Tufts women’s ski team shows out at USCSA National Championship

The Tufts men's and women's ski teams are pictured. (Courtesy Tufts Ski Team)

Disclaimer: Annette Key is a former executive video editor of the Daily. Key was not involved in the writing or editing of this article.

For the first time in program history, the Tufts women’s ski team traveled to Jackson Hole, Wyo. to compete in the U.S. Collegiate Ski and Snowboard Association (USCSA) National Championship. The team competed in women’s giant slalom (GS) on Tuesday, and competes in women’s slalom today.

The 82-person team is represented by junior captain Sami Rubin, senior Taylor Hart, freshman Pippa Hodgkins, junior Olivia Wentzell and sophomore Annette Key. Each of the five skiers competes in both slalom and GS. 

Rubin explained the difference between the two alpine skiing races.

“GS is a wider radius turn,” Rubin said. “We end up going a little faster, around 40–50 miles per hour. Slalom is a more technical event and it’s a much shorter turn. It’s about 25–30 miles per hour.”

The USCSA encompasses club programs, like the Tufts men’s and women’s ski teams, as well as varsity programs across the U.S. In order to qualify for nationals, the team had to rank within the top five in the Eastern conference, which is a notoriously competitive division within the USCSA. At the Eastern Regional Championships on Feb. 23 at Sugarloaf Mountain in Maine, the team qualified for the national championships alongside varsity and club teams alike. The Jumbos placed fourth, determined by combining the times of the team’s top three finishers.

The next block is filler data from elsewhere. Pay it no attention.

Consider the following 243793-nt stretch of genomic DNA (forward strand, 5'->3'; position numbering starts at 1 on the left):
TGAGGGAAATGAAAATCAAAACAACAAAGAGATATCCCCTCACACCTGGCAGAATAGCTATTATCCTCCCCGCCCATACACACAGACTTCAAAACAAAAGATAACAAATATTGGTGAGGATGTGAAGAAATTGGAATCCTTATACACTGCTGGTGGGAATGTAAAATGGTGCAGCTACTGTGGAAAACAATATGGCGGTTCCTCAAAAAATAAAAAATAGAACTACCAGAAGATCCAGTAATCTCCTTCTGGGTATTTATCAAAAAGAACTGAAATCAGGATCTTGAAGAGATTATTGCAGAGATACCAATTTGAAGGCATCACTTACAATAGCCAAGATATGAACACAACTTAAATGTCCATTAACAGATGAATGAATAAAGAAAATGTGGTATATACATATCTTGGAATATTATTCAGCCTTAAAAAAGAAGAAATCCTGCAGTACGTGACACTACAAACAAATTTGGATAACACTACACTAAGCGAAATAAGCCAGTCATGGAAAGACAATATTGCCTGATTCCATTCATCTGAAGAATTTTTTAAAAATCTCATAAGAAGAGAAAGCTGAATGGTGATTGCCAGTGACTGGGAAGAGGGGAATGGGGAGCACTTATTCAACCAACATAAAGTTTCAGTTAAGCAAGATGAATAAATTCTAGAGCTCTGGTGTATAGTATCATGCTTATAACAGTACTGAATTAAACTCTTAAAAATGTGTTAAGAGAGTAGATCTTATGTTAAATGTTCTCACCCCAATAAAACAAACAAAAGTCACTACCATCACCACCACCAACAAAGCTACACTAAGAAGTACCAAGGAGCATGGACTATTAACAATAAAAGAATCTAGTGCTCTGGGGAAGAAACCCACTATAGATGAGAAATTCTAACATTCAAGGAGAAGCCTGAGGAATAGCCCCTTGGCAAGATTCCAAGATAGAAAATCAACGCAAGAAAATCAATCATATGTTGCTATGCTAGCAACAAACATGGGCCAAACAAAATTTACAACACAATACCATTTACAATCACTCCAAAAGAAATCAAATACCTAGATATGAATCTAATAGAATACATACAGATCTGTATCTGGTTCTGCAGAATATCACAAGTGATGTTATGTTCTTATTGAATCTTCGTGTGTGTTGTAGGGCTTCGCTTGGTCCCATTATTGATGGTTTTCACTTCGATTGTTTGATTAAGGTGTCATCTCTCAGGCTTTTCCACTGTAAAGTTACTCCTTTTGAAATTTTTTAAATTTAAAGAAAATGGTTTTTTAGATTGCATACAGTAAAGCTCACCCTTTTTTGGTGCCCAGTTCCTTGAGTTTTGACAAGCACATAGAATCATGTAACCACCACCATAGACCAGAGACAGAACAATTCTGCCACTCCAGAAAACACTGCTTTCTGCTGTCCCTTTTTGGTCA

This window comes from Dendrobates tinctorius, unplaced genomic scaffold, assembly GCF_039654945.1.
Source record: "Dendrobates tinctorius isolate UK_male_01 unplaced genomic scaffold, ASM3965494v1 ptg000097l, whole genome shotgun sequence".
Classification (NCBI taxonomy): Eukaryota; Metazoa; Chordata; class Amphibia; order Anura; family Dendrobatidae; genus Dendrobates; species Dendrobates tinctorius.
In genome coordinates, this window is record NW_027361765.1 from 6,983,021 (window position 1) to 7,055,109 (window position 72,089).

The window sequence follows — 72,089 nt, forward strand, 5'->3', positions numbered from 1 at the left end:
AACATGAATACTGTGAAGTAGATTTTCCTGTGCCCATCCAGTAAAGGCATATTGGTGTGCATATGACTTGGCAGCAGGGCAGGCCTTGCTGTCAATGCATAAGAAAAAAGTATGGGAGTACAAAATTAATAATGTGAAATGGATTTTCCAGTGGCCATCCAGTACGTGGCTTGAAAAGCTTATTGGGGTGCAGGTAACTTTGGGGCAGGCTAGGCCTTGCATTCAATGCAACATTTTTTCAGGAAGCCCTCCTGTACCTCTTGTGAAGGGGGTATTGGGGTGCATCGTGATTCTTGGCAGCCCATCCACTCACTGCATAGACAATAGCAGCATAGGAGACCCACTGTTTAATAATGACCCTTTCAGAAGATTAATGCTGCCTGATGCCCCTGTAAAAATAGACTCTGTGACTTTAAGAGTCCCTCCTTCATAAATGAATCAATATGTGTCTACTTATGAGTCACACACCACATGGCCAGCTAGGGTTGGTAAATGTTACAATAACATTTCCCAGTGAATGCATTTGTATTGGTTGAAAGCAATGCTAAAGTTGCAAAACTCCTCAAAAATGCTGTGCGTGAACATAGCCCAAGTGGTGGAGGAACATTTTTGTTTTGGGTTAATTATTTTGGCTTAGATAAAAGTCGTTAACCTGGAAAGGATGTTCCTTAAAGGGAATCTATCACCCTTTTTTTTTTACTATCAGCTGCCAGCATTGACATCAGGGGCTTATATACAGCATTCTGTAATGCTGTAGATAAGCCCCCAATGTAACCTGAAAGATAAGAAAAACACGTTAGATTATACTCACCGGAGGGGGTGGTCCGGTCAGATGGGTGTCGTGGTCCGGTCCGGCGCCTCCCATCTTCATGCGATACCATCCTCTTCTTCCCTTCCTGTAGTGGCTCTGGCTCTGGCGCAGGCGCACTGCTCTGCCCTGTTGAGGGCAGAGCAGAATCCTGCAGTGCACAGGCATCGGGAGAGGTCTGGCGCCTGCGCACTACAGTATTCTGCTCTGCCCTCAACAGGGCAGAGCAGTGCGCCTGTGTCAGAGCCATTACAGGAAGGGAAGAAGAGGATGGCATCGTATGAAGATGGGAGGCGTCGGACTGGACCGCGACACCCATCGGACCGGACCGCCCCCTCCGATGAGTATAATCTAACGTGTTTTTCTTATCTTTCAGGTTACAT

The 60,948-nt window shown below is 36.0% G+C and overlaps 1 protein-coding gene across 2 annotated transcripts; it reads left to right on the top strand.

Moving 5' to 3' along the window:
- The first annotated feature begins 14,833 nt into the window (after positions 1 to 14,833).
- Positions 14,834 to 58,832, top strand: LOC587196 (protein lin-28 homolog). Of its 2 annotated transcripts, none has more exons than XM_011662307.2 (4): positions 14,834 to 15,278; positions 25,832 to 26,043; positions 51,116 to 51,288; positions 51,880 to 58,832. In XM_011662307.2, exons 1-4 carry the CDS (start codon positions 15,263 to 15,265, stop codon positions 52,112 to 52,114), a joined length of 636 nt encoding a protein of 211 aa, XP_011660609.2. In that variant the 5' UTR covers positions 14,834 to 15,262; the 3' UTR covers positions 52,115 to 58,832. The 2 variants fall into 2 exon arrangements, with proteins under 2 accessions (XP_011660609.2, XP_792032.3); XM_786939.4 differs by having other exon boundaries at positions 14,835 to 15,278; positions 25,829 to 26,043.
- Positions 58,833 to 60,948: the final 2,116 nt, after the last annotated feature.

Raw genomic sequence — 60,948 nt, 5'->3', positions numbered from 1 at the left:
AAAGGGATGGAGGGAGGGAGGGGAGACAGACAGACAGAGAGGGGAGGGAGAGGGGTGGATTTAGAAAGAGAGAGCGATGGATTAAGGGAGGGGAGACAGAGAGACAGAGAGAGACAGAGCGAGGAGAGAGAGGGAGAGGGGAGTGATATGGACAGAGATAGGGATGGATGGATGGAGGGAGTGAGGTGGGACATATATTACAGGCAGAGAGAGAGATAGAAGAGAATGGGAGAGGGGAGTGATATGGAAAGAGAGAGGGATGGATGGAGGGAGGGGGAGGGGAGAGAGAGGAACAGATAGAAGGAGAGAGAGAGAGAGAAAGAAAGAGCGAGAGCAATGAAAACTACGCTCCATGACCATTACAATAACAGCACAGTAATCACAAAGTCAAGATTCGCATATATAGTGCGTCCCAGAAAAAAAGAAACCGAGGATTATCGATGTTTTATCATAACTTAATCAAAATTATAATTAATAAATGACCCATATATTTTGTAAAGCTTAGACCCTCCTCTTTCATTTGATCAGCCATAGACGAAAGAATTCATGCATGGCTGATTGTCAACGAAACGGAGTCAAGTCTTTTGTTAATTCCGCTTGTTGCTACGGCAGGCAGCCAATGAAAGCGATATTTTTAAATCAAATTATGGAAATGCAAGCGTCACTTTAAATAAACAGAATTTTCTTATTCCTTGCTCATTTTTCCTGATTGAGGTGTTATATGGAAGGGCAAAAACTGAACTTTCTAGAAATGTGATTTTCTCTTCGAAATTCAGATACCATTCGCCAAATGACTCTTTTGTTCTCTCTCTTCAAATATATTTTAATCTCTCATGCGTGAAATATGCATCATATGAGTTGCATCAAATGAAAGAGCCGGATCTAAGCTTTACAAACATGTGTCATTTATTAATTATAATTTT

The team carried its momentum from regionals into the first day of competition at nationals on Tuesday. In the GS competition, the team placed ninth out of 21 teams with a combined time of 6:41.65, one slot behind local rival Northeastern. Rubin led the pack, finishing 22nd out of 73 competitors with a combined time of 2:09.1 between her first and second runs. Also included in the team’s combined time was Key and Wentzell, who posted impressive 2:12.15 and 2:20.36 combined times, respectively. Although the team is successful across the board, its greatest strength is the slalom, which they are set to compete in today.

This season marked the first year a Tufts ski team qualified for a national championship. While the men’s and women’s teams compete separately, the teams are close; they practice together, socialize, cheer for one another and share the same coach, Brent Talbott.

“We’re basically a coherent team,” Rubin said. “I consider my teammates to be people of all genders.”

Aside from its undeniable talent and strong work ethic, the team cites its sportsmanship as the secret to its successful season.

“When it’s time to race, we are really dialed in and ready to compete,” Key said. “We are competitive but super supportive of one another.”

The team believes that its positive energy helped carry them to nationals. During the regional slalom race, conditions on the slopes were particularly difficult. The howling winds and freezing weather caused the men’s race to be cancelled, but the women’s team persevered through the harsh weather. 

“We were feeling it — we were in it,” Key said. “We embraced the miserable weather and were, 100 percent, the most positive team.” 

Above all, the team is united by its passion for skiing. The skiers approach every competition as an opportunity to improve.

“We definitely look to be one of the teams having the most fun,” Wentzell said.

Regardless of Thursday’s results, competing in the USCSA National Championships is a major milestone for the Tufts ski team. Because it is a large team that embraces skiers from a broad range of experience levels, sending team members to nationals demonstrates the heights that the team can reach when its members work hard and take advantage of every opportunity.

Although competing in nationals is a highlight of the season, the athletes explained that the most fulfilling part of being on the team is getting to watch new team members compete for the first time. Competing in nationals is a dream come true for the program.

“It shows that we’re a good club team that can beat varsity teams,” Rubin said. “We don’t need to be a varsity team to be a significant presence in the Div. III skiing world.”